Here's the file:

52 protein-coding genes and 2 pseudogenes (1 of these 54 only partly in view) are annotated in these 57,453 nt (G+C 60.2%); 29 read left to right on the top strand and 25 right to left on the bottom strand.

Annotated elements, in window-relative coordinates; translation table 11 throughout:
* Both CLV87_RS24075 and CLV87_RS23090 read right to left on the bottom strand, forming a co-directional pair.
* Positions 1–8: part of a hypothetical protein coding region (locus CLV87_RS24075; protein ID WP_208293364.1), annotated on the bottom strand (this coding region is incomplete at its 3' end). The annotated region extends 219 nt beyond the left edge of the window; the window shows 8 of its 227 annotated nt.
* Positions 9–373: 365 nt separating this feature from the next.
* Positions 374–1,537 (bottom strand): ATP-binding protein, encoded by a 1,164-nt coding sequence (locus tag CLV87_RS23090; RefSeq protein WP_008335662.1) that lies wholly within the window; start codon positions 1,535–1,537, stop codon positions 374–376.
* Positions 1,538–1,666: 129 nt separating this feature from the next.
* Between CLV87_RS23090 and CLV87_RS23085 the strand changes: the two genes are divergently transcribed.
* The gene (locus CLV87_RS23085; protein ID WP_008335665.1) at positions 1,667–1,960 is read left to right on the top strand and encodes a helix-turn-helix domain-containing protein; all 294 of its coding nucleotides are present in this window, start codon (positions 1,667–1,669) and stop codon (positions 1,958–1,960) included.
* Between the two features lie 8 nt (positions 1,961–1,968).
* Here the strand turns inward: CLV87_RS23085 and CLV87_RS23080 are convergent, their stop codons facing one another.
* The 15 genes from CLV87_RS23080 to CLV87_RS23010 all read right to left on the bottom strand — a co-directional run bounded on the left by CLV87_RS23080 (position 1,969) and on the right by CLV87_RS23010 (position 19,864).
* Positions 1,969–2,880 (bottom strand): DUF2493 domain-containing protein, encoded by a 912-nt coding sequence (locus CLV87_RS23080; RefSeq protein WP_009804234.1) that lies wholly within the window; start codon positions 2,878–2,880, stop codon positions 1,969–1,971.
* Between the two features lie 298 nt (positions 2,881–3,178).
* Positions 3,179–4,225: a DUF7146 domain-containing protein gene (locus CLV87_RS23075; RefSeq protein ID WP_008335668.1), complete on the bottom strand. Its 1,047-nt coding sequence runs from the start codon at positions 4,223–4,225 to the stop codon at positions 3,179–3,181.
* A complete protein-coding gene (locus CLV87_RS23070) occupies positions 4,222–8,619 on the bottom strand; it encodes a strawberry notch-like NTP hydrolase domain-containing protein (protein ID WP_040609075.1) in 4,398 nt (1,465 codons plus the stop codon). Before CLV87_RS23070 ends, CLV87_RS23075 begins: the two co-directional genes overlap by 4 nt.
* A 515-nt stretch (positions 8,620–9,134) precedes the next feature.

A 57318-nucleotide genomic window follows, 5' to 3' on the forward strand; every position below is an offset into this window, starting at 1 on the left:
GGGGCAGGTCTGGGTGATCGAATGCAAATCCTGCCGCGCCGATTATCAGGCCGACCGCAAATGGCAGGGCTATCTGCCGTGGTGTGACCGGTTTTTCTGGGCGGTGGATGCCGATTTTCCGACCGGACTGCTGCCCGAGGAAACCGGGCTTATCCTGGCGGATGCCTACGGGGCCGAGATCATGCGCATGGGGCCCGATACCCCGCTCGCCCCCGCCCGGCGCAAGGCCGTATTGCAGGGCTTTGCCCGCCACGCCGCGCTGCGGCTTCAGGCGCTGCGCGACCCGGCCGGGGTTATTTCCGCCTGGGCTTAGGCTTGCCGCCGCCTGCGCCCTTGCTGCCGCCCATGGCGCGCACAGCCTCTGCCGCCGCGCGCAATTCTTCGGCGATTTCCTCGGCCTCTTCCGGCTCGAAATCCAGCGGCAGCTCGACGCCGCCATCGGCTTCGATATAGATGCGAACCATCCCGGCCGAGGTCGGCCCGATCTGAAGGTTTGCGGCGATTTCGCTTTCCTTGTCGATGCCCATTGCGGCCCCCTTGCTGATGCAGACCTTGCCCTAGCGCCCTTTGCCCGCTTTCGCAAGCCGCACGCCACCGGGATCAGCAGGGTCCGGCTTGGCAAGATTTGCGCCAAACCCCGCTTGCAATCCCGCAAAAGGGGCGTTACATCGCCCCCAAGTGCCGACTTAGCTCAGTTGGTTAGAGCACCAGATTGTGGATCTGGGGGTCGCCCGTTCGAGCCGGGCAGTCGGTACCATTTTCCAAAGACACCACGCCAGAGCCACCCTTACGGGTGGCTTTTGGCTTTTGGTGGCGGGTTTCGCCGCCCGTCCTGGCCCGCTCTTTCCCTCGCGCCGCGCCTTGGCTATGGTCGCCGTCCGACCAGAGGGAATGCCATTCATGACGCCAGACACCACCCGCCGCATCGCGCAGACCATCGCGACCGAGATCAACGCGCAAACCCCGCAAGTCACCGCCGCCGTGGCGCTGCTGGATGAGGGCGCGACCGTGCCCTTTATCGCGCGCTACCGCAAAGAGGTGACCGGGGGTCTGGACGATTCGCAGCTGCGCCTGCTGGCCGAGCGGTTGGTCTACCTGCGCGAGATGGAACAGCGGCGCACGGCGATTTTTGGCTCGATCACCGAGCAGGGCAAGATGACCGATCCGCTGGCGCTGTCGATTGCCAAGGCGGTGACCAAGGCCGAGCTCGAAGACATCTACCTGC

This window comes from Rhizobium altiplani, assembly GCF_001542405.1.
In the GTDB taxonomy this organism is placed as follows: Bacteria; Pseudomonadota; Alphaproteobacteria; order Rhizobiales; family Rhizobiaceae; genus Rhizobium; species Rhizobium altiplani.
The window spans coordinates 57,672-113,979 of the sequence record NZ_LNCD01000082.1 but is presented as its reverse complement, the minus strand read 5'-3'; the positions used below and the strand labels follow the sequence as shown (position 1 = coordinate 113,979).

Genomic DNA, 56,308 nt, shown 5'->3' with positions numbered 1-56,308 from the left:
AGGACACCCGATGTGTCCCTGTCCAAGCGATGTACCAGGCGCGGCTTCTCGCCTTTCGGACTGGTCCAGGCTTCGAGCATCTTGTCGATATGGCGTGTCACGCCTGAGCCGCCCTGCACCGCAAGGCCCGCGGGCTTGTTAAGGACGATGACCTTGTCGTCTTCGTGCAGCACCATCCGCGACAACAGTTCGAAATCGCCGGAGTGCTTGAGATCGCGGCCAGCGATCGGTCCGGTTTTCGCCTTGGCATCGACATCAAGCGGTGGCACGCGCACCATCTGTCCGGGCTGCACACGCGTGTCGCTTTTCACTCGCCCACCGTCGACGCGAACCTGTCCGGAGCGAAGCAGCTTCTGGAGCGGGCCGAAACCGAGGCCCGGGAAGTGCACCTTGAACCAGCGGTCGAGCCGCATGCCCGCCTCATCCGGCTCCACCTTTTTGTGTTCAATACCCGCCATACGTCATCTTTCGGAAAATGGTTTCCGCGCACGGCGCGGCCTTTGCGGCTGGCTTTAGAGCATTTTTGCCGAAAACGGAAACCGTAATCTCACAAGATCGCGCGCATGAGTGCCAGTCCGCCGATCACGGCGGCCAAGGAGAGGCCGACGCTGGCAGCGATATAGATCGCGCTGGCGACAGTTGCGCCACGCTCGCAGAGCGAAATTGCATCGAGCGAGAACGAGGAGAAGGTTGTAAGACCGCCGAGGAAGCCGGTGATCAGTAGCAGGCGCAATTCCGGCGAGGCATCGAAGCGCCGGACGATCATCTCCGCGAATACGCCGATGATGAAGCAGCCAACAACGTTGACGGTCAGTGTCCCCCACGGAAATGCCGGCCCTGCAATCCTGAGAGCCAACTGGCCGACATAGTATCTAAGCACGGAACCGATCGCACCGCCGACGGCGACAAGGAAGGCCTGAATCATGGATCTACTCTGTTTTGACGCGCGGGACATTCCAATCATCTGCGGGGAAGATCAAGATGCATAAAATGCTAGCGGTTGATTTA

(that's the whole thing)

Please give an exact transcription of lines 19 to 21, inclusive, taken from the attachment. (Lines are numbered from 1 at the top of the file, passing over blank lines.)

GGGGCAGGTCTGGGTGATCGAATGCAAATCCTGCCGCGCCGATTATCAGGCCGACCGCAAATGGCAGGGCTATCTGCCGTGGTGTGACCGGTTTTTCTGGGCGGTGGATGCCGATTTTCCGACCGGACTGCTGCCCGAGGAAACCGGGCTTATCCTGGCGGATGCCTACGGGGCCGAGATCATGCGCATGGGGCCCGATACCCCGCTCGCCCCCGCCCGGCGCAAGGCCGTATTGCAGGGCTTTGCCCGCCACGCCGCGCTGCGGCTTCAGGCGCTGCGCGACCCGGCCGGGGTTATTTCCGCCTGGGCTTAGGCTTGCCGCCGCCTGCGCCCTTGCTGCCGCCCATGGCGCGCACAGCCTCTGCCGCCGCGCGCAATTCTTCGGCGATTTCCTCGGCCTCTTCCGGCTCGAAATCCAGCGGCAGCTCGACGCCGCCATCGGCTTCGATATAGATGCGAACCATCCCGGCCGAGGTCGGCCCGATCTGAAGGTTTGCGGCGATTTCGCTTTCCTTGTCGATGCCCATTGCGGCCCCCTTGCTGATGCAGACCTTGCCCTAGCGCCCTTTGCCCGCTTTCGCAAGCCGCACGCCACCGGGATCAGCAGGGTCCGGCTTGGCAAGATTTGCGCCAAACCCCGCTTGCAATCCCGCAAAAGGGGCGTTACATCGCCCCCAAGTGCCGACTTAGCTCAGTTGGTTAGAGCACCAGATTGTGGATCTGGGGGTCGCCCGTTCGAGCCGGGCAGTCGGTACCATTTTCCAAAGACACCACGCCAGAGCCACCCTTACGGGTGGCTTTTGGCTTTTGGTGGCGGGTTTCGCCGCCCGTCCTGGCCCGCTCTTTCCCTCGCGCCGCGCCTTGGCTATGGTCGCCGTCCGACCAGAGGGAATGCCATTCATGACGCCAGACACCACCCGCCGCATCGCGCAGACCATCGCGACCGAGATCAACGCGCAAACCCCGCAAGTCACCGCCGCCGTGGCGCTGCTGGATGAGGGCGCGACCGTGCCCTTTATCGCGCGCTACCGCAAAGAGGTGACCGGGGGTCTGGACGATTCGCAGCTGCGCCTGCTGGCCGAGCGGTTGGTCTACCTGCGCGAGATGGAACAGCGGCGCACGGCGATTTTTGGCTCGATCACCGAGCAGGGCAAGATGACCGATCCGCTGGCGCTGTCGATTGCCAAGGCGGTGACCAAGGCCGAGCTCGAAGACATCTACCTGC

This window comes from Rhizobium altiplani, assembly GCF_001542405.1.
In the GTDB taxonomy this organism is placed as follows: Bacteria; Pseudomonadota; Alphaproteobacteria; order Rhizobiales; family Rhizobiaceae; genus Rhizobium; species Rhizobium altiplani.